“On Tyranny, Twenty Lessons from the twentieth Century” by the historian Timothy Snyder.
Snyder is a specialist on the history of central and eastern Europe and has studied the origins and evolution of the genocidal policies of Hitler and Stalin. He is a Professor of History in Yale.
“On Tyranny “ is a short book and can be read in a few hours.
The thesis of the book is summed up well in the quotation
“ In politics, being deceived is no excuse”
from Leszek Kolokowski, a Polish philosopher .
The quotation, and Snyder’s book, are addressed to all citizens of advanced societies ,rather than just to politicians.
Drawing on the experience of the 1930’s and 1940’s, Snyder attempts to show how, in Germany in 1933 and in Russia in 1990, citizens conspired in their own deception.
They voted for authoritarian options because they were tired of taking responsibility.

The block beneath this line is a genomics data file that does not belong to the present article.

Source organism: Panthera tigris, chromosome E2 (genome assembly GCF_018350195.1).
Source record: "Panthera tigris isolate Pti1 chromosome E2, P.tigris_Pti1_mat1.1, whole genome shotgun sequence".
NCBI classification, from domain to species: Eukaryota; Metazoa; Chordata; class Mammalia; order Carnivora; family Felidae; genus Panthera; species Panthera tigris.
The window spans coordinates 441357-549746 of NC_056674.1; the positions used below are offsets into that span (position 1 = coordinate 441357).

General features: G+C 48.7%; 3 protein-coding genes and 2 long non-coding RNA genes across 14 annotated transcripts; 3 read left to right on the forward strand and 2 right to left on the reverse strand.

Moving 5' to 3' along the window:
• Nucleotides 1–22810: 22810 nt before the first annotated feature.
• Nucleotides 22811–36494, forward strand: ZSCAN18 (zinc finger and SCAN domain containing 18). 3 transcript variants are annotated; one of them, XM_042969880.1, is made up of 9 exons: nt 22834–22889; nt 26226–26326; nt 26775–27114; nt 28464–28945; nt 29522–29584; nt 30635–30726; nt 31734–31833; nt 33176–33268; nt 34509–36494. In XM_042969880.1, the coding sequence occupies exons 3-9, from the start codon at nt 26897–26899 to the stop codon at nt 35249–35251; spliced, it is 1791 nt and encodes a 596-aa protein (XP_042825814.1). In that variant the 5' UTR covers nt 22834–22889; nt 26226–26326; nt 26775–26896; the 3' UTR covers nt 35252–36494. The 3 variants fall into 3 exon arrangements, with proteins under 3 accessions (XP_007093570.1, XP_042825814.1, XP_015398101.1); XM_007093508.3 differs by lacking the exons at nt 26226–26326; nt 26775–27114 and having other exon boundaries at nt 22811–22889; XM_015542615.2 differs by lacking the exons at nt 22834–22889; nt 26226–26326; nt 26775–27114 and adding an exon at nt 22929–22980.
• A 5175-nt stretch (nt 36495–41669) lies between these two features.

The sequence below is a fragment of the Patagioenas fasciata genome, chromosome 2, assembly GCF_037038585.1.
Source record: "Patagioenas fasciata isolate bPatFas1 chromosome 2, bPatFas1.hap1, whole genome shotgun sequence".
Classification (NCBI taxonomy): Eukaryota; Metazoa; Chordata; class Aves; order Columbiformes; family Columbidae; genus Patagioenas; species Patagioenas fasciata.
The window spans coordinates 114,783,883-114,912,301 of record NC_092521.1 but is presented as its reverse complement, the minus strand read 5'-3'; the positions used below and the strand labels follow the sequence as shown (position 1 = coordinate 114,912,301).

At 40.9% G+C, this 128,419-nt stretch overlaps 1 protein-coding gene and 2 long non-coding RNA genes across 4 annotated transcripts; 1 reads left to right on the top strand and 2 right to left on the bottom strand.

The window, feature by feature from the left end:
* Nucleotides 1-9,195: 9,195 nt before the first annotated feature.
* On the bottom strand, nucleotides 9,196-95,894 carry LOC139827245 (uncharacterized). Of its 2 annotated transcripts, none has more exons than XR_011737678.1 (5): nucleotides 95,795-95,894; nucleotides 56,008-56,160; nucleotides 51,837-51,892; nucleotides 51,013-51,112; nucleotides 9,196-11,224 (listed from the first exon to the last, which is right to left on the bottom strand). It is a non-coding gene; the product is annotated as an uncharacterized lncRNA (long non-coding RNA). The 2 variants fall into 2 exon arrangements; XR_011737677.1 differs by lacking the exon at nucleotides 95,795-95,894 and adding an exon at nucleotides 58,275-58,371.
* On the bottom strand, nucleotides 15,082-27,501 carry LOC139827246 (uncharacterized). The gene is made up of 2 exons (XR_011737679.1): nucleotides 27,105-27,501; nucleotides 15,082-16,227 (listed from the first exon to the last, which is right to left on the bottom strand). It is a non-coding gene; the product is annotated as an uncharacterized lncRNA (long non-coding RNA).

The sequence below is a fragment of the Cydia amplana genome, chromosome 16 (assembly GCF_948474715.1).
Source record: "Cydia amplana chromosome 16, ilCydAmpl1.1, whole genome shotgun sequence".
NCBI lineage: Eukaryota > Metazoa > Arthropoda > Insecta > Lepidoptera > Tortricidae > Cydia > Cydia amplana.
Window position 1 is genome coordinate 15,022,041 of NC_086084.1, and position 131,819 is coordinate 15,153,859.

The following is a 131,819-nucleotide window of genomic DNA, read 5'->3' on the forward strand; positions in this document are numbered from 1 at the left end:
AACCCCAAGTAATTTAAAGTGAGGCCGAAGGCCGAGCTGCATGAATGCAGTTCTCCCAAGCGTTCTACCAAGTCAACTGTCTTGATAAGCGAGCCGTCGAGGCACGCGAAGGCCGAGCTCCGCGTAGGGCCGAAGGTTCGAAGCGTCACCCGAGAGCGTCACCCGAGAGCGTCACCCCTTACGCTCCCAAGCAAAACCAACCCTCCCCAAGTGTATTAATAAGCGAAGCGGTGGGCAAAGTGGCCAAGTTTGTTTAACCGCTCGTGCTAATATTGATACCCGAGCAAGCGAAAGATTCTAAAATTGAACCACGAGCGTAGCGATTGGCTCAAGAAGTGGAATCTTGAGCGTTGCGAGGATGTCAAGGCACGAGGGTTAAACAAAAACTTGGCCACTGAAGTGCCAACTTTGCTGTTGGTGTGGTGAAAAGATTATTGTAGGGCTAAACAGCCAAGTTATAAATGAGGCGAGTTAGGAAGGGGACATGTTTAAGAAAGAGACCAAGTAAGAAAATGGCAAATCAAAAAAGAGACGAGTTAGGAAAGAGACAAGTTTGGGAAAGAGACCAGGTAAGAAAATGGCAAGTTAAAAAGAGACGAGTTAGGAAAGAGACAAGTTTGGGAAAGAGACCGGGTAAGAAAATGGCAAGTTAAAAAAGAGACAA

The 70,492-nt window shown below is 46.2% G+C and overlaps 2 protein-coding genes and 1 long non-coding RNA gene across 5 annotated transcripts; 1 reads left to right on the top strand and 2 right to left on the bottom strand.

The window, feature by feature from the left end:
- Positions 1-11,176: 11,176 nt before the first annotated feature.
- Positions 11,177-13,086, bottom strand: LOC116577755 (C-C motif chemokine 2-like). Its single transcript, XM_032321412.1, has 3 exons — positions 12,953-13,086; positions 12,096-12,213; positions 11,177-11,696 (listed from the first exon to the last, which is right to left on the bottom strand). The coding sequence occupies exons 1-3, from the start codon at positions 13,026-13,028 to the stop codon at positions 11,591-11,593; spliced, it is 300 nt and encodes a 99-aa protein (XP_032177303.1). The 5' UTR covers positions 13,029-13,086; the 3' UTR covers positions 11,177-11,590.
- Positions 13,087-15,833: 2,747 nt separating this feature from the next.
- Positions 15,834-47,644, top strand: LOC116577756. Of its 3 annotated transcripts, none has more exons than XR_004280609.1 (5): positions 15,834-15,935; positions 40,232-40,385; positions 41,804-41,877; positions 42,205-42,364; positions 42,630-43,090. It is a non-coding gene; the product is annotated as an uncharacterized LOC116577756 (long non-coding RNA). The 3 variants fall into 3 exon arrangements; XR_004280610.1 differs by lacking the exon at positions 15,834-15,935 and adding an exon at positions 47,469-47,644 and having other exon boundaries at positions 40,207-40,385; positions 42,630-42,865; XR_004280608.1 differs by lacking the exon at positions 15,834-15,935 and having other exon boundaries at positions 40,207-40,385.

Snyder fears a similar development is taking shape in the United States. This is as a result of a blocked political system, and the substitution of organised partisanship for compromise. Social media add to this blockage by allowing voters to isolate themselves from points of view other than those with which they already agree.
Snyder argues that this creates the conditions in which tyrants could take power. While he overstates his case, he is right when he says
“Post truth is pre fascism”
If voters accept lies without critical examination, just because the lie feels right, they are liable to elect the wrong politicians.
The more complex political issues become, the more likely it is that voters will give up on trying to make intelligent choices, and opt instead for emotionally satisfying simplifications. The Brexit vote in the UK is an example of this.
Fears of outsiders or distrust of elites are easier to whip up than is support for a complex, and costed, political programme. Ill defined threats like “terrorism” or “extremism” incline voters to accept restrictions on their liberty and their privacy. Voters come to believe that they have no choice, and no responsibility. As Snyder puts it,
“The politics of inevitability is a self induced intellectual coma”.